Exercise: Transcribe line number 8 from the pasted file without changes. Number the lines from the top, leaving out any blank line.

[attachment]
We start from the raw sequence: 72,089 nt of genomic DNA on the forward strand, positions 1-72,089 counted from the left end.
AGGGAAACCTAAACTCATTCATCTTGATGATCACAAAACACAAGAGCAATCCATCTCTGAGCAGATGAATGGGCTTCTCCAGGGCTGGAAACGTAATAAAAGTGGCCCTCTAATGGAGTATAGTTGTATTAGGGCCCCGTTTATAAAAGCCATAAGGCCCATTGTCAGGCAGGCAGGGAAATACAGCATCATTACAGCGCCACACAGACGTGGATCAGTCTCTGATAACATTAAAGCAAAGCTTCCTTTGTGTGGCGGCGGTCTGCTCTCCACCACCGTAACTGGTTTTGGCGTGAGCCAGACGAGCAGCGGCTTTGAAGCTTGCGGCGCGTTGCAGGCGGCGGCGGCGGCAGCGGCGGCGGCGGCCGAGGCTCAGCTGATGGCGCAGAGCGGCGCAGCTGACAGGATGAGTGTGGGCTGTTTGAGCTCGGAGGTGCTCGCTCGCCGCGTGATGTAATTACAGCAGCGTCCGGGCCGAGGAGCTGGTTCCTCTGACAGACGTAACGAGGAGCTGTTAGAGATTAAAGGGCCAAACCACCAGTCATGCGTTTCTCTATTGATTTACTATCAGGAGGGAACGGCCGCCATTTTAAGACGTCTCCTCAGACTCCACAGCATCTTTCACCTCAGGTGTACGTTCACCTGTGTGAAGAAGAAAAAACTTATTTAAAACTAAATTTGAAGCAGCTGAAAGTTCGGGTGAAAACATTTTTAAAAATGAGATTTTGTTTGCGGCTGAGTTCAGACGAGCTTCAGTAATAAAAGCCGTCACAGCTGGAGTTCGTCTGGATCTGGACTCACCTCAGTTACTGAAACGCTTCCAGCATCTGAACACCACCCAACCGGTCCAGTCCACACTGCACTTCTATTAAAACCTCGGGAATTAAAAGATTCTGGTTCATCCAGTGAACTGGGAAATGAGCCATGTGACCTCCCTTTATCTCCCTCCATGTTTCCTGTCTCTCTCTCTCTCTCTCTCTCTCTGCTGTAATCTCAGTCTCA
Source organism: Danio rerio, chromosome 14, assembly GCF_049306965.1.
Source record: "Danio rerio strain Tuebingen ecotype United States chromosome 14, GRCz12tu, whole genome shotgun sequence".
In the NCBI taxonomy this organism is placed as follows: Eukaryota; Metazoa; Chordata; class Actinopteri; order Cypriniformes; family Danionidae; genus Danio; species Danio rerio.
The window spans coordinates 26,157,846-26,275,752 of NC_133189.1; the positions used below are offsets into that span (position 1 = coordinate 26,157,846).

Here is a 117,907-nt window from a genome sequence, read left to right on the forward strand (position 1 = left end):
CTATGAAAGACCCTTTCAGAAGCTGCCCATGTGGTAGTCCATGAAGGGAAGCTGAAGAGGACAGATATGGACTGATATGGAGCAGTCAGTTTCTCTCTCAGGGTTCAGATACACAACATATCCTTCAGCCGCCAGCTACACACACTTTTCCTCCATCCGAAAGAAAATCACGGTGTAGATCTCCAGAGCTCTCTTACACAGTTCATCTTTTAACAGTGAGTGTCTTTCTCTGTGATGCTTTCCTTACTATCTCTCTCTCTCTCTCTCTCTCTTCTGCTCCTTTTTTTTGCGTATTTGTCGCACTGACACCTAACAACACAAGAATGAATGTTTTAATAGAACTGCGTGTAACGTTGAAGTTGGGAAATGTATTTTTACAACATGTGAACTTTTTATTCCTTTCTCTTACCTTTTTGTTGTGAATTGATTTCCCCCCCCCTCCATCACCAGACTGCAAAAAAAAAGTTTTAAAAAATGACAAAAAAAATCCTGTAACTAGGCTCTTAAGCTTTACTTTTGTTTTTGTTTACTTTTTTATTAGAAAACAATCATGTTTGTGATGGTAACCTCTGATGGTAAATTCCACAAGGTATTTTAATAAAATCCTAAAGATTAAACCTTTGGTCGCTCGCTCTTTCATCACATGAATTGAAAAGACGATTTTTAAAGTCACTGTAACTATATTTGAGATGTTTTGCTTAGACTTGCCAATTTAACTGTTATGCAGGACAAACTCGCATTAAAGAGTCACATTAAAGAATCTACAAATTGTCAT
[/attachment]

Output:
CTATGAAAGACCCTTTCAGAAGCTGCCCATGTGGTAGTCCATGAAGGGAAGCTGAAGAGGACAGATATGGACTGATATGGAGCAGTCAGTTTCTCTCTCAGGGTTCAGATACACAACATATCCTTCAGCCGCCAGCTACACACACTTTTCCTCCATCCGAAAGAAAATCACGGTGTAGATCTCCAGAGCTCTCTTACACAGTTCATCTTTTAACAGTGAGTGTCTTTCTCTGTGATGCTTTCCTTACTATCTCTCTCTCTCTCTCTCTCTCTTCTGCTCCTTTTTTTTGCGTATTTGTCGCACTGACACCTAACAACACAAGAATGAATGTTTTAATAGAACTGCGTGTAACGTTGAAGTTGGGAAATGTATTTTTACAACATGTGAACTTTTTATTCCTTTCTCTTACCTTTTTGTTGTGAATTGATTTCCCCCCCCCTCCATCACCAGACTGCAAAAAAAAAGTTTTAAAAAATGACAAAAAAAATCCTGTAACTAGGCTCTTAAGCTTTACTTTTGTTTTTGTTTACTTTTTTATTAGAAAACAATCATGTTTGTGATGGTAACCTCTGATGGTAAATTCCACAAGGTATTTTAATAAAATCCTAAAGATTAAACCTTTGGTCGCTCGCTCTTTCATCACATGAATTGAAAAGACGATTTTTAAAGTCACTGTAACTATATTTGAGATGTTTTGCTTAGACTTGCCAATTTAACTGTTATGCAGGACAAACTCGCATTAAAGAGTCACATTAAAGAATCTACAAATTGTCAT